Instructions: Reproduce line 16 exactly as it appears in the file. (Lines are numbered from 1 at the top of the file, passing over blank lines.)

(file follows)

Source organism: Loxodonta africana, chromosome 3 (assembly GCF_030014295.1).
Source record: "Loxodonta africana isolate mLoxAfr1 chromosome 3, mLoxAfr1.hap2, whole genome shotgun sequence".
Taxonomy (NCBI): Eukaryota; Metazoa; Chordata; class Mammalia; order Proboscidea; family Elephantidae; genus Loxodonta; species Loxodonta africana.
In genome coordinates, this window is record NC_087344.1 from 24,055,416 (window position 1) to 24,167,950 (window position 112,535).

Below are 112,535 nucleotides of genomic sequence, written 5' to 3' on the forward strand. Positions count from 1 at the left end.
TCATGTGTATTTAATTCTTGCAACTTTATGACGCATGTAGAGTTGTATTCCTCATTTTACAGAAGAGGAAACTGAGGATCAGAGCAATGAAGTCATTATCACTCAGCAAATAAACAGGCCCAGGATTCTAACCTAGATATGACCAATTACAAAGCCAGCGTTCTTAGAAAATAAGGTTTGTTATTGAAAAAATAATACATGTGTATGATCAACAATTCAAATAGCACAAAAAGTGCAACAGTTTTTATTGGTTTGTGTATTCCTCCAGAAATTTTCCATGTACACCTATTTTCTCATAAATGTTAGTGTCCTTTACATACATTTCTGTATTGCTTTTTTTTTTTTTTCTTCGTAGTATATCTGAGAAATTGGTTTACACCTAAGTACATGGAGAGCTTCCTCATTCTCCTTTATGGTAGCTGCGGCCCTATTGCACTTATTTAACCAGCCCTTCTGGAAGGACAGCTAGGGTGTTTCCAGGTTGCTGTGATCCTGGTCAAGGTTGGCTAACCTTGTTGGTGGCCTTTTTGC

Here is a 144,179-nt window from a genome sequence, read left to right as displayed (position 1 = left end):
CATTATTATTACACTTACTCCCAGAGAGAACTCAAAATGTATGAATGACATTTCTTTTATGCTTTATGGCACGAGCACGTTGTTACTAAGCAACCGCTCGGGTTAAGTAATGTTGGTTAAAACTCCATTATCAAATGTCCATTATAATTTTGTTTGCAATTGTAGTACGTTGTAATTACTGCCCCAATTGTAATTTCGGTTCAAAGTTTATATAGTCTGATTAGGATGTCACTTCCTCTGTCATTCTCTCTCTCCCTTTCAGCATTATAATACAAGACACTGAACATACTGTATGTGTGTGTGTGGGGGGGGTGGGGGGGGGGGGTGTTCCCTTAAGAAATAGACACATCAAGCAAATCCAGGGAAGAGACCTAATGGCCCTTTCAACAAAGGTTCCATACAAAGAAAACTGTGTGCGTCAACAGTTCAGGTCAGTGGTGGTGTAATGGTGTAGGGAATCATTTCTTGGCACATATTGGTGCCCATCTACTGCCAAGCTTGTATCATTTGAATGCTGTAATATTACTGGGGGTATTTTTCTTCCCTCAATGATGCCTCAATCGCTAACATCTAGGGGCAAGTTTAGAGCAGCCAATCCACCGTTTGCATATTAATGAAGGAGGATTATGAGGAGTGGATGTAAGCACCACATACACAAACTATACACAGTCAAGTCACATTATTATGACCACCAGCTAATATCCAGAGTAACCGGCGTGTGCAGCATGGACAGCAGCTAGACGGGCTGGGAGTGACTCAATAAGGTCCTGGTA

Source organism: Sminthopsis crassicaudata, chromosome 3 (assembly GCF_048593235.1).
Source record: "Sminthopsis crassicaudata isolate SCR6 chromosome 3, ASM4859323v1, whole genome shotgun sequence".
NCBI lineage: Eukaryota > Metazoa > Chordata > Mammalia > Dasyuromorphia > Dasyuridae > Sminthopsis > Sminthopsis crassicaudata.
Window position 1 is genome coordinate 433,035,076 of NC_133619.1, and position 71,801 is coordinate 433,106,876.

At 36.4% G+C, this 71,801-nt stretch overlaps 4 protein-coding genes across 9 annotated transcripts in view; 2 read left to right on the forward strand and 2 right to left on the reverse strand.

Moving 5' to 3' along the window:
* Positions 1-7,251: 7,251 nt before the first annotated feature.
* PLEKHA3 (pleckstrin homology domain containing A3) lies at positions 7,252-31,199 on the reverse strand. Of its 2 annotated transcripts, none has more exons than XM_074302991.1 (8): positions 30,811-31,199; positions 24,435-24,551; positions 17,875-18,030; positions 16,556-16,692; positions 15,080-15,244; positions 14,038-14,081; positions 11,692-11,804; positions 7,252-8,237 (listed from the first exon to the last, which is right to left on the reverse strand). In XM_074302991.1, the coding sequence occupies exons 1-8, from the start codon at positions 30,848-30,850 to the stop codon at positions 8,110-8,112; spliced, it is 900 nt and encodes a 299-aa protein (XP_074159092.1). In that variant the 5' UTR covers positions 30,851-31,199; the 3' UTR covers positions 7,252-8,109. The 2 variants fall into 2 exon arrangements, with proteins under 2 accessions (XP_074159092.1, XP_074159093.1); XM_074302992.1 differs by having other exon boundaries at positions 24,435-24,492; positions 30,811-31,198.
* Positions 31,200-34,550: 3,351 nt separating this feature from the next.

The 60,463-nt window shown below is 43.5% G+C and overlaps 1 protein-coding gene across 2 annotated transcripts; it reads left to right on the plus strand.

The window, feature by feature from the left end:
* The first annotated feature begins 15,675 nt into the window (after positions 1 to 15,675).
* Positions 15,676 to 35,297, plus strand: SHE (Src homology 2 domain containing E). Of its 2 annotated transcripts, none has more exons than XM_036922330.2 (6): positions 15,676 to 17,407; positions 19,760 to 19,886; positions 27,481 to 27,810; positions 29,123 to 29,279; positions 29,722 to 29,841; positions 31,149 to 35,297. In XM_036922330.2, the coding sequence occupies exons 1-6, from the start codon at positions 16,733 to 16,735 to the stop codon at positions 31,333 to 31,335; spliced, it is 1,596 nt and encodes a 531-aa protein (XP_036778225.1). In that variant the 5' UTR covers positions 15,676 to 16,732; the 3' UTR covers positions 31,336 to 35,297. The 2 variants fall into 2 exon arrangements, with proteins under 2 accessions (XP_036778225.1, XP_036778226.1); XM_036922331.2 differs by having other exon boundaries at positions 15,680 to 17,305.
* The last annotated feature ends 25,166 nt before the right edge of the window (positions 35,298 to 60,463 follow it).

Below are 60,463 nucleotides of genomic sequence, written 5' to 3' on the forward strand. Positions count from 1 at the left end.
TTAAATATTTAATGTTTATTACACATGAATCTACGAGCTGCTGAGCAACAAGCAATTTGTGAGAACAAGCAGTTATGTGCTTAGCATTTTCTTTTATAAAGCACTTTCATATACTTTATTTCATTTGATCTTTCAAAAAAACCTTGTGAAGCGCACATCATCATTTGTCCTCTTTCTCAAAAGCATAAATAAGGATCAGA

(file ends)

* PLEKHA3 (pleckstrin homology domain containing A3) lies at positions 7,252-31,199 on the reverse strand. Of its 2 annotated transcripts, none has more exons than XM_074302991.1 (8): positions 30,811-31,199; positions 24,435-24,551; positions 17,875-18,030; positions 16,556-16,692; positions 15,080-15,244; positions 14,038-14,081; positions 11,692-11,804; positions 7,252-8,237 (listed from the first exon to the last, which is right to left on the reverse strand). In XM_074302991.1, the coding sequence occupies exons 1-8, from the start codon at positions 30,848-30,850 to the stop codon at positions 8,110-8,112; spliced, it is 900 nt and encodes a 299-aa protein (XP_074159092.1). In that variant the 5' UTR covers positions 30,851-31,199; the 3' UTR covers positions 7,252-8,109. The 2 variants fall into 2 exon arrangements, with proteins under 2 accessions (XP_074159092.1, XP_074159093.1); XM_074302992.1 differs by having other exon boundaries at positions 24,435-24,492; positions 30,811-31,198.